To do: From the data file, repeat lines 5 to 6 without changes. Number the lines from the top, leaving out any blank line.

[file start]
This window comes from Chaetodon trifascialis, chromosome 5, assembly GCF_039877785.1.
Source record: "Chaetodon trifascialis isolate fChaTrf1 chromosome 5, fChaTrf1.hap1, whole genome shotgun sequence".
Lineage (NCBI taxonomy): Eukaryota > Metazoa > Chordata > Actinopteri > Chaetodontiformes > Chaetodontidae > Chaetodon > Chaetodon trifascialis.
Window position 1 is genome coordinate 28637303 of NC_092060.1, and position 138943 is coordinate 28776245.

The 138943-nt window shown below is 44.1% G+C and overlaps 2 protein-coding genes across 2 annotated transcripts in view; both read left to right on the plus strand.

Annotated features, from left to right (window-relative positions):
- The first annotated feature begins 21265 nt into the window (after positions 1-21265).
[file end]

The 138943-nt window shown below is 44.1% G+C and overlaps 2 protein-coding genes across 2 annotated transcripts in view; both read left to right on the plus strand.

Annotated features, from left to right (window-relative positions):